The Bulls would love to get a first-round pick from the Pelicans and will take on the contract of former Bull Omer Asik to do it. Asik has one full year left for $11 million in 2018-19 and has a $3 million buyout for 2019-20.

It seemed to check all the boxes except for on Mirotic’s end — but he wanted to deflect the decision to his agent. He wouldn’t say there was some miscommunication between his wishes and the Bulls considering a deal was reached but not consummated.

“I don't know. I really don't know that,” Mirotic said. “Once again, my representation, you need to talk to them. I don't know what's going on so far. I told them, if there's some news, talk to me, and nobody talked to me this morning. There's nothing there.”

So in the meantime, as he’s done all year, he’ll play and everyone else will sit around and wonder what the next move will be.

“The good thing, I have the option but I'm making it together with my team,” Mirotic said. “They've been fighting for me all this year. We're gonna do what's best for the team, for me. We're not sure yet, what we're gonna do.

“Until then, let's play basketball.”

Except, he won’t.

John Paxson delivered transparency, not Brazilian music

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USA TODAY

John Paxson delivered transparency, not Brazilian music

It’s what every fan base deserves, along with players on a roster where tough conversations must be had to set a course for the present in order to secure a better future.

Transparency.

It’s ugly and while not aesthetically pleasing to the eye, everyone can see what the Bulls are doing for the remainder of the NBA season. For the paying customers who still fill the seats at the United Center, it’s a “cry now so hopefully you laugh later” proposition.

Bulls Executive-Vice President John Paxson addressed the media Tuesday and said what we all knew to be true, what everyone knew what was coming.

He didn’t stand up in front of cameras and tape recorders and ask, “Do you like Brazilian music?”

They’re tanking.

They’re putting a little bit more sugar to go with it but it’s old-fashioned ‘tussin for the next several weeks.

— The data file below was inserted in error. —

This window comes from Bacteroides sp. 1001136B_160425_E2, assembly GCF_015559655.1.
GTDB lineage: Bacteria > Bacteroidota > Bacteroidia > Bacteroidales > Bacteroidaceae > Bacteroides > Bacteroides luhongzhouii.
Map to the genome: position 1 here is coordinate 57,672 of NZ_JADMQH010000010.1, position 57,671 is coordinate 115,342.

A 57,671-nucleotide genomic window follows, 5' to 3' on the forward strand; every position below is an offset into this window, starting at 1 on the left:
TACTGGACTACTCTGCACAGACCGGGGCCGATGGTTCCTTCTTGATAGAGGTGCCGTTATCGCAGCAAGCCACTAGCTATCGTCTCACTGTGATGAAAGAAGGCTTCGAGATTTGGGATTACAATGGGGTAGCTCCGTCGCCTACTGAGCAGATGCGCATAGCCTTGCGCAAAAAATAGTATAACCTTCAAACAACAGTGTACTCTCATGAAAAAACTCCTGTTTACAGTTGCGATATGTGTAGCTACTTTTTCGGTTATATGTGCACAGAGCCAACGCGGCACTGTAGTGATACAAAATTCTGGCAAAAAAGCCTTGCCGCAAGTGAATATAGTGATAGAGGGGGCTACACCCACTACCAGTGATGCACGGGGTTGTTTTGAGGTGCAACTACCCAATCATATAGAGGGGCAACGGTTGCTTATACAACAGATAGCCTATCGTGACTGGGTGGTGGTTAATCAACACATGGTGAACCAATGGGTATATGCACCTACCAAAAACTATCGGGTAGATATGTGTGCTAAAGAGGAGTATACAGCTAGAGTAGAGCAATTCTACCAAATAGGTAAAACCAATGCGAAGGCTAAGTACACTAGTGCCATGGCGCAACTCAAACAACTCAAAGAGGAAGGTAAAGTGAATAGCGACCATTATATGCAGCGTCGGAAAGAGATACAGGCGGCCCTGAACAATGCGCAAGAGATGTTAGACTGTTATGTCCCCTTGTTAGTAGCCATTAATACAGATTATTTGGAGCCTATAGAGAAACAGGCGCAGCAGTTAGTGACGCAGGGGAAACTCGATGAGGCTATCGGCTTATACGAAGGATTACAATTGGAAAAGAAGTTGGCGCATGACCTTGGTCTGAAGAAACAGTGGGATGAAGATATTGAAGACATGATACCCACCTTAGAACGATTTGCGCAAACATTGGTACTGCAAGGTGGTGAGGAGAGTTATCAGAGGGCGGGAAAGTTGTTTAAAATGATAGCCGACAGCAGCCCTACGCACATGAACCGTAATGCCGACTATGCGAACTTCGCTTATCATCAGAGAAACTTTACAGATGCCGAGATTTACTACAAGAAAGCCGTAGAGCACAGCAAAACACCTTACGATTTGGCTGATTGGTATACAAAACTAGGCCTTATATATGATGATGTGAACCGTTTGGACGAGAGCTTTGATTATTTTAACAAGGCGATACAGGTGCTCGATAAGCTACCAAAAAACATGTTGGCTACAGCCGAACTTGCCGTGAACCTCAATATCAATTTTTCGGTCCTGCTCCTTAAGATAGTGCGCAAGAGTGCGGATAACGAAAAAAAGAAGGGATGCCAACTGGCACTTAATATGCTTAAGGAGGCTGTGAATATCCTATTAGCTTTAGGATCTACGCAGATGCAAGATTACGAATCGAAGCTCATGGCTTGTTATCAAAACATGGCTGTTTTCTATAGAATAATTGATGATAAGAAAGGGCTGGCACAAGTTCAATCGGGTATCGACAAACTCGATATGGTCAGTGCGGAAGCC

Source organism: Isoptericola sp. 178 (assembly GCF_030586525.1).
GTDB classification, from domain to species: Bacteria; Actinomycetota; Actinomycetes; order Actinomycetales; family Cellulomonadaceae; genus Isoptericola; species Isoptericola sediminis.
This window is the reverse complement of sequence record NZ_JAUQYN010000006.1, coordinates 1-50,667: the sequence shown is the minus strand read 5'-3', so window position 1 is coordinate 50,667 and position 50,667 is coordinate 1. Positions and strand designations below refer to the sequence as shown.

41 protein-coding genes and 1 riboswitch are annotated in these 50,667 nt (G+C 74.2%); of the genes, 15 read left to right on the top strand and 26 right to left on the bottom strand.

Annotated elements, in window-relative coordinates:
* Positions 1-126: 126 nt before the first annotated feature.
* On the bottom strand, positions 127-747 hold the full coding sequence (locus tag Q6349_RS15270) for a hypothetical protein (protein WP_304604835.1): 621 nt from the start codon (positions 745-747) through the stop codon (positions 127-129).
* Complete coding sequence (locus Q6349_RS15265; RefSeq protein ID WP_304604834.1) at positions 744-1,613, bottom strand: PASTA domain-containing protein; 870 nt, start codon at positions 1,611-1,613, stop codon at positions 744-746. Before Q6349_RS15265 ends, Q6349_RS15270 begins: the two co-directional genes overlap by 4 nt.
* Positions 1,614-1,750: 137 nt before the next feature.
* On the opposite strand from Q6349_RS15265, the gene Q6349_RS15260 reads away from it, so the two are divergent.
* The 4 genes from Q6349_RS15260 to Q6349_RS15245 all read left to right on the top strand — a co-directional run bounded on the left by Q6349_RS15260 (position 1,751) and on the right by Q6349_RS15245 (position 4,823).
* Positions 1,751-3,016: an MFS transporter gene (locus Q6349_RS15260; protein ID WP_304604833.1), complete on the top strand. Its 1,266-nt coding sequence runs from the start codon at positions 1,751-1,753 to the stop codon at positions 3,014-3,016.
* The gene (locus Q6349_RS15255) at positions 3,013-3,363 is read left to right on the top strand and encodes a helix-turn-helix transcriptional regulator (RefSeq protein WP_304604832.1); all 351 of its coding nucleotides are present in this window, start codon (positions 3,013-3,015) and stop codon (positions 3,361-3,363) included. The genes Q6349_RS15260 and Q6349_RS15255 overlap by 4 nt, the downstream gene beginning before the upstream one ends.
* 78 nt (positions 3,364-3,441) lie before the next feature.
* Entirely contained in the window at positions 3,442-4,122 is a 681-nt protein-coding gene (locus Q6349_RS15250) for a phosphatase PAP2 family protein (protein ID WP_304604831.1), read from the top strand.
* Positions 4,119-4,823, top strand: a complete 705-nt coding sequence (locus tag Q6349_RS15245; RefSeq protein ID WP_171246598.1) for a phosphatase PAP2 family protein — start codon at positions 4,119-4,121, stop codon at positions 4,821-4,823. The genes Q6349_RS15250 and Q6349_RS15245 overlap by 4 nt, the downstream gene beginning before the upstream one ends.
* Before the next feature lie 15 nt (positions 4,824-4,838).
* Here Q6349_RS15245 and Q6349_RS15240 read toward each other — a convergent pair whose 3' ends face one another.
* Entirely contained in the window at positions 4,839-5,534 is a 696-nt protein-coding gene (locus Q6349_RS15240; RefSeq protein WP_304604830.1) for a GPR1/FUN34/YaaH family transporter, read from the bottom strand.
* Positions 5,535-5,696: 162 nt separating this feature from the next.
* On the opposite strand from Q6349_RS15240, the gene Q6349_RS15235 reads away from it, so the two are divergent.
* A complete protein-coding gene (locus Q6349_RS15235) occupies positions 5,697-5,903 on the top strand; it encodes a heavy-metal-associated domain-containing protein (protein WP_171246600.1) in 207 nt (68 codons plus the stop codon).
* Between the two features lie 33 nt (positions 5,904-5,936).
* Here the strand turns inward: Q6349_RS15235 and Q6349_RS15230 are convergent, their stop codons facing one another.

All of this is due to sight unseen—unless you watch college basketball or cue up European basketball highlights.

When you see Michigan State’s Jaren Jackson take two hard dribbles from the top of the key, spin and dunk while being fouled, it makes sense.

When Arizona’s DeAndre Ayton help on a driving guard to cut off a lane, recover to block a 3-point shot and run the floor for a layup in a six-second span, it makes sense.

When Duke’s Marvin Bagley III seals his defender with one arm, catches with his left hand and finishes on the opposite side of the rim with ease, it all makes sense and kudos to the Bulls for not trying to fool a smart public with useless rhetoric.

Every loss counts, of course, but the key thing about the NBA is this: No matter where a team picks, bad franchises make the worst of a good opportunity and good franchises make the best of any situation.

If the Bulls are the latter, it’ll show itself whether they pick fourth or second or sixth. This draft’s best player went 13th, Donovan Mitchell from the Utah Jazz. Lauri Markkanen is in competition for best player after Mitchell and he went seventh.

This was inevitable from the moment the Bulls traded Jimmy Butler on draft night. Although Kris Dunn has turned out to be a revelation and Markkanen could be a superstar, none of the micro wins should take away from the macro vision of this franchise, chief reason why Paxson has reasserted himself in the last year.

Paxson just framed it in the vein of long-term evaluation in announcing Cristiano Felicio and David Nwaba will replace veterans Robin Lopez and Justin Holiday in the starting lineup, while Jerian Grant will see his playing time cut for Cameron Payne.

“Seeing some of our young guys play consistently, we’ve learned a lot about them,” Paxson said. “The hard thing when you do things like this is you’re asking certain people to sacrifice roles and minutes. And oftentimes, it’s veteran guys. That’s what we’re asking some of our vets to do right now—sacrifice some time on the floor and roles they’ve been very good in. That’s never an easy thing.”